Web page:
“The dropout rates prior to 96 were probably much higher than the 16 percent a year reported,” Chief Executive Officer Paul Vallas told the City Council Education Committee in April, explaining that schools kept no-show kids on the rolls to keep from losing teaching positions. “We are in the process of establishing a legitimate baseline,” he explained.
In 1985, Hess, then executive director of the Chicago Panel on Public School Finance, published a study showing that as many as 50 percent of the students who had been coded as having transferred to a school outside CPS actually dropped out. The tipoff was that the destinations listed for them either did not exist or were not accredited high schools.
In a school system first, Vallas also has launched detailed audits of school’s attendance and dropout records. “We are in the process of a massive, five-year, school-by-school audit that we have equated to Sherman’s march in terms of its thoroughness,” Vallas told the City Council Education Committee in April. Because dropouts are notoriously under-reported, he added, “we are in the process of establishing a legitimate baseline.” School audits thus far reveal hundreds of chronic truants kept on enrollment long after board policy says they should have been dropped.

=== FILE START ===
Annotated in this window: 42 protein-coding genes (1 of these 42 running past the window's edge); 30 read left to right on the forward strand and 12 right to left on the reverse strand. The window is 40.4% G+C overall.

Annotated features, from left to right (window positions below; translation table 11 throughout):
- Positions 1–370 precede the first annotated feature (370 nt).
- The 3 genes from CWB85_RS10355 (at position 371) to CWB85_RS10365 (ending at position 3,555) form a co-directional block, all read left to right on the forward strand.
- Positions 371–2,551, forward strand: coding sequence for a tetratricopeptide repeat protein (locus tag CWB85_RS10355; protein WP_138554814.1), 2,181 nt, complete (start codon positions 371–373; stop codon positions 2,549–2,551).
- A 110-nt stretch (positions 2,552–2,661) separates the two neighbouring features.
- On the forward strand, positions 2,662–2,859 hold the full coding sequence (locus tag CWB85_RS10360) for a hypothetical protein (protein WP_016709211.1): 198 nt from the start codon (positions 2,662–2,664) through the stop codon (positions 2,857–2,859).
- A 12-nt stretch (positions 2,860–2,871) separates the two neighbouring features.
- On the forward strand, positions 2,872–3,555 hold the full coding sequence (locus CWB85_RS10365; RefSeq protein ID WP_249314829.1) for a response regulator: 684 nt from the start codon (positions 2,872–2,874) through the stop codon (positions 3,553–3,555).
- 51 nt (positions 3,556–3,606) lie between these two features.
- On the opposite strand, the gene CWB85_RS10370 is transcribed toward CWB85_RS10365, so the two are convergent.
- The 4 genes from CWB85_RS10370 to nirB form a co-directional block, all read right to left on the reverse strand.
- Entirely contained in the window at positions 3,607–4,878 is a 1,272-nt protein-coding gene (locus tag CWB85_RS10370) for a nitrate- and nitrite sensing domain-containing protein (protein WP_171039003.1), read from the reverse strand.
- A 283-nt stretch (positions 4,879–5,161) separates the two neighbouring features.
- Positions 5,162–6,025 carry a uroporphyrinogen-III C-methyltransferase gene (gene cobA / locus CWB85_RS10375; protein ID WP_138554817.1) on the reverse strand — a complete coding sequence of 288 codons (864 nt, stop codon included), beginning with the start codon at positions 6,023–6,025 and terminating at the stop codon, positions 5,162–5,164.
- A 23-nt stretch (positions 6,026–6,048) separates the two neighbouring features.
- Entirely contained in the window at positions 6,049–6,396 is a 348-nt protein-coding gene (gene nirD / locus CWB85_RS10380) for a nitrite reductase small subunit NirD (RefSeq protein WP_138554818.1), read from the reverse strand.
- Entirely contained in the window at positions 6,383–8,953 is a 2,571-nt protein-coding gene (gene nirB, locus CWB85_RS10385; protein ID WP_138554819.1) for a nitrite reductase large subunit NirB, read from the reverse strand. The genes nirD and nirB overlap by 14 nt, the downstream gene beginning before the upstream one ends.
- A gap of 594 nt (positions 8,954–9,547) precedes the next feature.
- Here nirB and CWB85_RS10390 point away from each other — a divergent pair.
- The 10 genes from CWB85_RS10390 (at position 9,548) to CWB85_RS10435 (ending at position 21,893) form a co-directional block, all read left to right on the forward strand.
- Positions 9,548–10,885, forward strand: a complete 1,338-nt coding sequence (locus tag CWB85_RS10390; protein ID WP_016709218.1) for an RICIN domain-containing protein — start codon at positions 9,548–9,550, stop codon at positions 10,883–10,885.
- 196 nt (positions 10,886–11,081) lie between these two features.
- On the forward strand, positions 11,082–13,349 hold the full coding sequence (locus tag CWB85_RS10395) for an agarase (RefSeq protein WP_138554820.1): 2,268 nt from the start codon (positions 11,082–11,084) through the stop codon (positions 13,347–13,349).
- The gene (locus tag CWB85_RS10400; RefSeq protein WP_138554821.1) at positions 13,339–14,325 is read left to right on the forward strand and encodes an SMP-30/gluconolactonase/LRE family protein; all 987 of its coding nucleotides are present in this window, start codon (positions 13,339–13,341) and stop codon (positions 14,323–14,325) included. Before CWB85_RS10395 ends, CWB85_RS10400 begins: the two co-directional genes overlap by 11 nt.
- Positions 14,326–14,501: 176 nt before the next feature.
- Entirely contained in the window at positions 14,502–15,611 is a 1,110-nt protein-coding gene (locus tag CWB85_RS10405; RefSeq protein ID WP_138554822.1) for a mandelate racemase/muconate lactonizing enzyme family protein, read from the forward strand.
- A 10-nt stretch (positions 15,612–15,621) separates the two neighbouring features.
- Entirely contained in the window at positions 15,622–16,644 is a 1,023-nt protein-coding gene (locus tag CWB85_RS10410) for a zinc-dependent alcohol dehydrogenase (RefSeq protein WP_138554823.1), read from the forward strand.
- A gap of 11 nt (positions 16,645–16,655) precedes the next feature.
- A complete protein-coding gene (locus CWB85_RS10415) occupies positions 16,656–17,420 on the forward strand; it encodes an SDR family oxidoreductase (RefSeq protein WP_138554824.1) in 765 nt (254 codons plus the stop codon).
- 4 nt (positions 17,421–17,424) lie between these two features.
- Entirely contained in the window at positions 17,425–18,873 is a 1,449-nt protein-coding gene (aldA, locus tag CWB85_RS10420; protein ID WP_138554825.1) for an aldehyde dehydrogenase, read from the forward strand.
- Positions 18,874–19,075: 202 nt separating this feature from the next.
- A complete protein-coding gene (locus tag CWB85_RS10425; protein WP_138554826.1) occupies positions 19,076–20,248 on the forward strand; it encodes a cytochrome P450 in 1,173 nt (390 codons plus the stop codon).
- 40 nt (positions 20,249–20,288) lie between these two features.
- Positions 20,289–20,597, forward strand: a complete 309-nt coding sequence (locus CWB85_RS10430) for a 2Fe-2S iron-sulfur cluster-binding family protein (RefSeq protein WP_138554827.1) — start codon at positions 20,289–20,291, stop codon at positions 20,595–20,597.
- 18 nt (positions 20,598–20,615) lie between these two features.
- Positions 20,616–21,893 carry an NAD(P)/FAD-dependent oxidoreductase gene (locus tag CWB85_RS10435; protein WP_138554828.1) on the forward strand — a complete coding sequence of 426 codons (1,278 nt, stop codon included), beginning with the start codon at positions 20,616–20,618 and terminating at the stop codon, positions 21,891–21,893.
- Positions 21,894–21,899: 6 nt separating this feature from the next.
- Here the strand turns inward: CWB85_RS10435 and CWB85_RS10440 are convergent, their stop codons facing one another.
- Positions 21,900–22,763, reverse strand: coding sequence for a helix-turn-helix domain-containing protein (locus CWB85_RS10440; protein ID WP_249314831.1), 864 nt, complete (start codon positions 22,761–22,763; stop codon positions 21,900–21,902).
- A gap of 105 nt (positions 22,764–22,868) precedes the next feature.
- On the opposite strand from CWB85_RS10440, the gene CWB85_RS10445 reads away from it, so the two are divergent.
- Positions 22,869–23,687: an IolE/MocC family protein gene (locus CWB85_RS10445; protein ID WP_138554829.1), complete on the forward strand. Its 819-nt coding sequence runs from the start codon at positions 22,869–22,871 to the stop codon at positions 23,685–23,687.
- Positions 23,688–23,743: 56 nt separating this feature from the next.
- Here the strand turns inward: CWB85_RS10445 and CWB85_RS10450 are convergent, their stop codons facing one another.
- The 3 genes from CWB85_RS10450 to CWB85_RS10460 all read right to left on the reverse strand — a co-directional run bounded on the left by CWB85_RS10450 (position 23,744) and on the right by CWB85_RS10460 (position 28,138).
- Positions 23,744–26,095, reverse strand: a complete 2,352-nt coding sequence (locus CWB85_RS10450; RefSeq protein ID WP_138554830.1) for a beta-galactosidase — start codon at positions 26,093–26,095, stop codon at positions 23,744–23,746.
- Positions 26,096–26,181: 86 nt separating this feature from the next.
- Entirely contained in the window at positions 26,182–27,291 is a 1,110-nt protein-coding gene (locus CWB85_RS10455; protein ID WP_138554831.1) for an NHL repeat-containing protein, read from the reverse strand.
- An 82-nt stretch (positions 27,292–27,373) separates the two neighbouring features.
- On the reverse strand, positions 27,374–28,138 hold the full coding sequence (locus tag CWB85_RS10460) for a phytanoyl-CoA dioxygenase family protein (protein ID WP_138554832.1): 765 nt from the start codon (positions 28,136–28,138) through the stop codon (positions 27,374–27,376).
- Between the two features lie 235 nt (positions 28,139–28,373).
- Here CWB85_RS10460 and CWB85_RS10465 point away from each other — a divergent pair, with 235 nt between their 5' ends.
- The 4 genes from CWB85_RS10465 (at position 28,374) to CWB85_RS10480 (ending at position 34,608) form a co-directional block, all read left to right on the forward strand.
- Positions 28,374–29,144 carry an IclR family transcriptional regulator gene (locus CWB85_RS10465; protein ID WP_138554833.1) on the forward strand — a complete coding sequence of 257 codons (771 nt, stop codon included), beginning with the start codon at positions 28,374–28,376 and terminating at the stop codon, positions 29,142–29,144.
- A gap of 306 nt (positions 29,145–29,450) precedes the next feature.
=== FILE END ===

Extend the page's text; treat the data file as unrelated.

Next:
The number of dropouts from the Chicago Public Schools increased by almost 1,500 students between the last two school years even though high school enrollment dropped by almost 3,000, due to the School Reform Board’s policy of retaining low-scoring students.
In 1996-97, 15,873 of the system’s 101,590 high school students dropped out, for a rate of 15.6 percent, according to calculations by the Illinois State Board of Education.
As salutary as these developments are, though, they won’t go very far toward providing all children with the education they deserve—and the city needs—without an overhaul of high schools themselves. Most high schools are too big and impersonal to hook and hang onto teenagers for the tough work of learning. Class cutting is rampant, and fully half of all freshmen fail at least one course, according to the most recent data available. “In high schools,” says Vallas, “no matter how good the principal, there are so many institutional problems that the schools need a radical change.”